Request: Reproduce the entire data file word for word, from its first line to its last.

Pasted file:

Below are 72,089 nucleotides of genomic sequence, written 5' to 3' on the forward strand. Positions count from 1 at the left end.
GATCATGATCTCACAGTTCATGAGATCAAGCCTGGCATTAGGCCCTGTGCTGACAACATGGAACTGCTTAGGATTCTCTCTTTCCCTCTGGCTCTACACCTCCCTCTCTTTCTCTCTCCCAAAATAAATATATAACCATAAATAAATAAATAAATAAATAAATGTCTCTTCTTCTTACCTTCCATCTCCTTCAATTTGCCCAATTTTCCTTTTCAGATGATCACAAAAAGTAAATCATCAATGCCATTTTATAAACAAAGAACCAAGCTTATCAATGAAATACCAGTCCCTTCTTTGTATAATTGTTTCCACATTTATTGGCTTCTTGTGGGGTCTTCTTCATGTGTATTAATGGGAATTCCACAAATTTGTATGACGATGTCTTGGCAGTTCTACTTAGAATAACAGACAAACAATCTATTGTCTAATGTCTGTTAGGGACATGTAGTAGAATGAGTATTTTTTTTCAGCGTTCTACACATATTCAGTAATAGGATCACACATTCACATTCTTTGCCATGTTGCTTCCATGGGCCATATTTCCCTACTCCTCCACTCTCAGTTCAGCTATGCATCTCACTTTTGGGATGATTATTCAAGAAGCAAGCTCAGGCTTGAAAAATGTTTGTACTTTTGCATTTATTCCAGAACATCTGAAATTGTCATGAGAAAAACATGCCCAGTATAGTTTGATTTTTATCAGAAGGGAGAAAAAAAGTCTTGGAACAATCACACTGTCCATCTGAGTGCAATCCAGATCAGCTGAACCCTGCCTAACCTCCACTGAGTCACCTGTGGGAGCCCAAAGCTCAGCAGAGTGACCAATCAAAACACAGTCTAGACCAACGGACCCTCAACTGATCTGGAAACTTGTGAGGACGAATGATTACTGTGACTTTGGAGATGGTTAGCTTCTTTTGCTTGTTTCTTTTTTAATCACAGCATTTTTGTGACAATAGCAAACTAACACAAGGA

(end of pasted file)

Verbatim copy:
Below are 72,089 nucleotides of genomic sequence, written 5' to 3' on the forward strand. Positions count from 1 at the left end.
GATCATGATCTCACAGTTCATGAGATCAAGCCTGGCATTAGGCCCTGTGCTGACAACATGGAACTGCTTAGGATTCTCTCTTTCCCTCTGGCTCTACACCTCCCTCTCTTTCTCTCTCCCAAAATAAATATATAACCATAAATAAATAAATAAATAAATAAATGTCTCTTCTTCTTACCTTCCATCTCCTTCAATTTGCCCAATTTTCCTTTTCAGATGATCACAAAAAGTAAATCATCAATGCCATTTTATAAACAAAGAACCAAGCTTATCAATGAAATACCAGTCCCTTCTTTGTATAATTGTTTCCACATTTATTGGCTTCTTGTGGGGTCTTCTTCATGTGTATTAATGGGAATTCCACAAATTTGTATGACGATGTCTTGGCAGTTCTACTTAGAATAACAGACAAACAATCTATTGTCTAATGTCTGTTAGGGACATGTAGTAGAATGAGTATTTTTTTTCAGCGTTCTACACATATTCAGTAATAGGATCACACATTCACATTCTTTGCCATGTTGCTTCCATGGGCCATATTTCCCTACTCCTCCACTCTCAGTTCAGCTATGCATCTCACTTTTGGGATGATTATTCAAGAAGCAAGCTCAGGCTTGAAAAATGTTTGTACTTTTGCATTTATTCCAGAACATCTGAAATTGTCATGAGAAAAACATGCCCAGTATAGTTTGATTTTTATCAGAAGGGAGAAAAAAAGTCTTGGAACAATCACACTGTCCATCTGAGTGCAATCCAGATCAGCTGAACCCTGCCTAACCTCCACTGAGTCACCTGTGGGAGCCCAAAGCTCAGCAGAGTGACCAATCAAAACACAGTCTAGACCAACGGACCCTCAACTGATCTGGAAACTTGTGAGGACGAATGATTACTGTGACTTTGGAGATGGTTAGCTTCTTTTGCTTGTTTCTTTTTTAATCACAGCATTTTTGTGACAATAGCAAACTAACACAAGGA